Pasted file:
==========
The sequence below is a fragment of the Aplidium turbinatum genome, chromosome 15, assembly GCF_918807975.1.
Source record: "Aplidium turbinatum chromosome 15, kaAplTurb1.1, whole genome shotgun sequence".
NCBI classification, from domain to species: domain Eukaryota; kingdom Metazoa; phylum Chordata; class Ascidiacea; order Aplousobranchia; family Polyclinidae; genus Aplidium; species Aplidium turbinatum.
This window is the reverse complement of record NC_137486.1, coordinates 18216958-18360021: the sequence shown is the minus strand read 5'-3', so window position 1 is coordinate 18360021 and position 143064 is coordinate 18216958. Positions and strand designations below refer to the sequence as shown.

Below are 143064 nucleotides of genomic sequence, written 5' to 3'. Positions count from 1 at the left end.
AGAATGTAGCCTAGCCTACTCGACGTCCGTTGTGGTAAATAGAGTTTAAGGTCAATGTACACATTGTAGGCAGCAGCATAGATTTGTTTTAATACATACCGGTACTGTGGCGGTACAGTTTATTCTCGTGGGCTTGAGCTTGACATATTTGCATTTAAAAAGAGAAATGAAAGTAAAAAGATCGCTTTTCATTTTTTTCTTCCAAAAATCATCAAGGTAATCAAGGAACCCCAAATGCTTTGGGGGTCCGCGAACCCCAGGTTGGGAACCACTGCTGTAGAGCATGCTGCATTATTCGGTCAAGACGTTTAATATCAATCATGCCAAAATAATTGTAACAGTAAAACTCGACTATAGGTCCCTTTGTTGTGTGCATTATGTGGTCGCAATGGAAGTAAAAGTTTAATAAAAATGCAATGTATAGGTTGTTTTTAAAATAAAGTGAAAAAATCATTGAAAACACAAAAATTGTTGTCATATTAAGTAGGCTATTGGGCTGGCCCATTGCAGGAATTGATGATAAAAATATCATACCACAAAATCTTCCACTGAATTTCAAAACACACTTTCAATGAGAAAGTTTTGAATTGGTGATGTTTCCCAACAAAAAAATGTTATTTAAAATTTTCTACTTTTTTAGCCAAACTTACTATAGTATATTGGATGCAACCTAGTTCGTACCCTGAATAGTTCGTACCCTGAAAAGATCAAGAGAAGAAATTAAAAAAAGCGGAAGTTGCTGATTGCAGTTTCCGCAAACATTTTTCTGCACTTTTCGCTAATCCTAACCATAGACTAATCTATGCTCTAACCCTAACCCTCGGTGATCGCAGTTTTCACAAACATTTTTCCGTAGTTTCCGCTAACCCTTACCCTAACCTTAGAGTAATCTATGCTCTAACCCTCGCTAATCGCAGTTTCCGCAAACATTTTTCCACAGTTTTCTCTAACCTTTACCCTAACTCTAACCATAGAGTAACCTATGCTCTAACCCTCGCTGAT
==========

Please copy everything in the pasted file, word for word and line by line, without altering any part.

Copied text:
The sequence below is a fragment of the Aplidium turbinatum genome, chromosome 15, assembly GCF_918807975.1.
Source record: "Aplidium turbinatum chromosome 15, kaAplTurb1.1, whole genome shotgun sequence".
NCBI classification, from domain to species: domain Eukaryota; kingdom Metazoa; phylum Chordata; class Ascidiacea; order Aplousobranchia; family Polyclinidae; genus Aplidium; species Aplidium turbinatum.
This window is the reverse complement of record NC_137486.1, coordinates 18216958-18360021: the sequence shown is the minus strand read 5'-3', so window position 1 is coordinate 18360021 and position 143064 is coordinate 18216958. Positions and strand designations below refer to the sequence as shown.

Below are 143064 nucleotides of genomic sequence, written 5' to 3'. Positions count from 1 at the left end.
AGAATGTAGCCTAGCCTACTCGACGTCCGTTGTGGTAAATAGAGTTTAAGGTCAATGTACACATTGTAGGCAGCAGCATAGATTTGTTTTAATACATACCGGTACTGTGGCGGTACAGTTTATTCTCGTGGGCTTGAGCTTGACATATTTGCATTTAAAAAGAGAAATGAAAGTAAAAAGATCGCTTTTCATTTTTTTCTTCCAAAAATCATCAAGGTAATCAAGGAACCCCAAATGCTTTGGGGGTCCGCGAACCCCAGGTTGGGAACCACTGCTGTAGAGCATGCTGCATTATTCGGTCAAGACGTTTAATATCAATCATGCCAAAATAATTGTAACAGTAAAACTCGACTATAGGTCCCTTTGTTGTGTGCATTATGTGGTCGCAATGGAAGTAAAAGTTTAATAAAAATGCAATGTATAGGTTGTTTTTAAAATAAAGTGAAAAAATCATTGAAAACACAAAAATTGTTGTCATATTAAGTAGGCTATTGGGCTGGCCCATTGCAGGAATTGATGATAAAAATATCATACCACAAAATCTTCCACTGAATTTCAAAACACACTTTCAATGAGAAAGTTTTGAATTGGTGATGTTTCCCAACAAAAAAATGTTATTTAAAATTTTCTACTTTTTTAGCCAAACTTACTATAGTATATTGGATGCAACCTAGTTCGTACCCTGAATAGTTCGTACCCTGAAAAGATCAAGAGAAGAAATTAAAAAAAGCGGAAGTTGCTGATTGCAGTTTCCGCAAACATTTTTCTGCACTTTTCGCTAATCCTAACCATAGACTAATCTATGCTCTAACCCTAACCCTCGGTGATCGCAGTTTTCACAAACATTTTTCCGTAGTTTCCGCTAACCCTTACCCTAACCTTAGAGTAATCTATGCTCTAACCCTCGCTAATCGCAGTTTCCGCAAACATTTTTCCACAGTTTTCTCTAACCTTTACCCTAACTCTAACCATAGAGTAACCTATGCTCTAACCCTCGCTGAT